Although we often don’t think about them, pathologists make up a critical part of the team caring for patients with a neuroendocrine tumor. That is because the appearance of a neuroendocrine tumor under the microscope can provide important information on how the tumor should be treated. The "grade" of the tumor as seen under the microscope is particularly important.
The clinical behavior of neuroendocrine tumors is notoriously difficult to predict. Most are slow growing and some don’t even spread (metastasize). It turns out that subtle changes in how fast the tumor cells are dividing (reproducing) can make a big difference in how the tumors behave. Faster dividing tumors are more likely to spread than are slowly dividing tumors. For this reason, the accurate pathologic examination of neuroendocrine tumors is critical.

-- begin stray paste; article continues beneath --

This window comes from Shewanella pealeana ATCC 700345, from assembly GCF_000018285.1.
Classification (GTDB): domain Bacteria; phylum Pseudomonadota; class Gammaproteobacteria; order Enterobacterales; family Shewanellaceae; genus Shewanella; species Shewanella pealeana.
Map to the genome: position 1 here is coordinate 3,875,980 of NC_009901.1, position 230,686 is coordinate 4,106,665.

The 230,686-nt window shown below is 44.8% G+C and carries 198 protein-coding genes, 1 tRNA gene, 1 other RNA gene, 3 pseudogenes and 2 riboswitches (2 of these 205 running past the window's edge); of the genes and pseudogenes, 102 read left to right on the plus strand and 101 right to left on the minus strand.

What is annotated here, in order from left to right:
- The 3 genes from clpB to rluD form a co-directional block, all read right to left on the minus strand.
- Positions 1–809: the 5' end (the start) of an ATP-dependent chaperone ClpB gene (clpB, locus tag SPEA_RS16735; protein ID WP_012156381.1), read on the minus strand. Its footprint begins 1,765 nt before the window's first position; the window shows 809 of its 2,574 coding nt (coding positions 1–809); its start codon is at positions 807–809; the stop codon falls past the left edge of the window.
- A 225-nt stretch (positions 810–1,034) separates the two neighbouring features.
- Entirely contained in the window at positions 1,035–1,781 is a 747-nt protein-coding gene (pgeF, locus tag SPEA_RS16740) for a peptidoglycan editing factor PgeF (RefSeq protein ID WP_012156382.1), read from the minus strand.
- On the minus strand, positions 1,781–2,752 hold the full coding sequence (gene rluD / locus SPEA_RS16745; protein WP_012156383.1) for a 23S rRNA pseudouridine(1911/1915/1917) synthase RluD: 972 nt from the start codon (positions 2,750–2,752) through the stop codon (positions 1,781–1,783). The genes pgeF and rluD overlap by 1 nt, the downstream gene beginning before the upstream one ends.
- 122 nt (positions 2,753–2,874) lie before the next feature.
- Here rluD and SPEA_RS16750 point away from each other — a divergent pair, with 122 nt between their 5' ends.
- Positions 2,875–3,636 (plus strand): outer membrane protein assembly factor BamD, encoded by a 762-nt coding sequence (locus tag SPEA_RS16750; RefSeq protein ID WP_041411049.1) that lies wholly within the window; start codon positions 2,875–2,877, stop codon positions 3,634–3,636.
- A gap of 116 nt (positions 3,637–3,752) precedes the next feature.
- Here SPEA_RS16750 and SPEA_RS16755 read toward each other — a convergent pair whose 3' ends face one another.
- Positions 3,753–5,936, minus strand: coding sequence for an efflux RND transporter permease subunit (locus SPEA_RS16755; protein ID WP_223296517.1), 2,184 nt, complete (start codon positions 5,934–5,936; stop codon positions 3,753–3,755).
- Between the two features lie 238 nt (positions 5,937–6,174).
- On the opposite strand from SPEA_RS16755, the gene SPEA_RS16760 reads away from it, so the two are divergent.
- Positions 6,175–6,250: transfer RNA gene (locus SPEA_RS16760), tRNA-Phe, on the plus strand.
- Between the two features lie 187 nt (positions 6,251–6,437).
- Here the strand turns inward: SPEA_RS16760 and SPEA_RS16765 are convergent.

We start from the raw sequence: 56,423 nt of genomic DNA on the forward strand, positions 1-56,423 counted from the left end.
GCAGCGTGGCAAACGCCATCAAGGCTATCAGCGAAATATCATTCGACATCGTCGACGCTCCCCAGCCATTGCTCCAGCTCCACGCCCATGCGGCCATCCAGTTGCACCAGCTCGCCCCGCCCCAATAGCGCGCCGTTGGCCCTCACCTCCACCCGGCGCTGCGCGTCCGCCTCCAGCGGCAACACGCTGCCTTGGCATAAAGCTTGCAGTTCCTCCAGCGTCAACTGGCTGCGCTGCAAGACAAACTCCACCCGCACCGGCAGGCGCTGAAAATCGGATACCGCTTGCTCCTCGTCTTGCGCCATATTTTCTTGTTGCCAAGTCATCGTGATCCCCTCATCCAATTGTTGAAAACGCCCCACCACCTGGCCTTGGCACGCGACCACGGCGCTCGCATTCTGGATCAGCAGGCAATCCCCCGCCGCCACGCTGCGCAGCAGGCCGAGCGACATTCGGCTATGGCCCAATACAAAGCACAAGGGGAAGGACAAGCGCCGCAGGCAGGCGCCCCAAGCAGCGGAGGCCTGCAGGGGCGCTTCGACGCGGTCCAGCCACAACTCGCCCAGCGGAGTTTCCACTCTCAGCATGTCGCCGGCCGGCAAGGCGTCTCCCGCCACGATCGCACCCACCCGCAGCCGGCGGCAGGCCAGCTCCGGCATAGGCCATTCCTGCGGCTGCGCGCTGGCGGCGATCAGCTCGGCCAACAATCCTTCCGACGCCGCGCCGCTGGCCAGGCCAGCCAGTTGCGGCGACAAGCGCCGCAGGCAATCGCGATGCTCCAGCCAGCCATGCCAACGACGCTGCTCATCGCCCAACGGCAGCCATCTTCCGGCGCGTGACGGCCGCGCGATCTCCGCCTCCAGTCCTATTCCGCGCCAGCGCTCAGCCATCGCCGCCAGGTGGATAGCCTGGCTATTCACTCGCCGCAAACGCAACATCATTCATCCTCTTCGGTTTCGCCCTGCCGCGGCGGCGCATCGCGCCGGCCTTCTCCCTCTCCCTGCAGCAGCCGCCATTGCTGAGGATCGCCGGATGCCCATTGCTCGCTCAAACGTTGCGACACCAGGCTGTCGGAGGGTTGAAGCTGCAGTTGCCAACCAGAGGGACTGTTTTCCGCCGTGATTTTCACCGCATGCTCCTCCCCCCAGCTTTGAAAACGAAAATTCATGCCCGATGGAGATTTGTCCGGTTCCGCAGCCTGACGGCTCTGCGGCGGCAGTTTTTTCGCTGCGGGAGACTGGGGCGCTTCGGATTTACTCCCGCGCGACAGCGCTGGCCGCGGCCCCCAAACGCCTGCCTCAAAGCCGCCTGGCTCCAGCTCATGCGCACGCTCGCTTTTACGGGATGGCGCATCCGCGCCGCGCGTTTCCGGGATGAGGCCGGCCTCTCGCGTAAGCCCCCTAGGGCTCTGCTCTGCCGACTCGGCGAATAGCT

For example, in a landmark paper Dr. Trevor Ellison and the team at Johns Hopkins reported on 326 patients who had a neuroendocrine tumor of the pancreas surgically resected (Annals of Surgery 2013, PMID 23673766). They found that tumor grade, how fast the tumor cells are dividing, was the single most important prognostic indicator for these patients.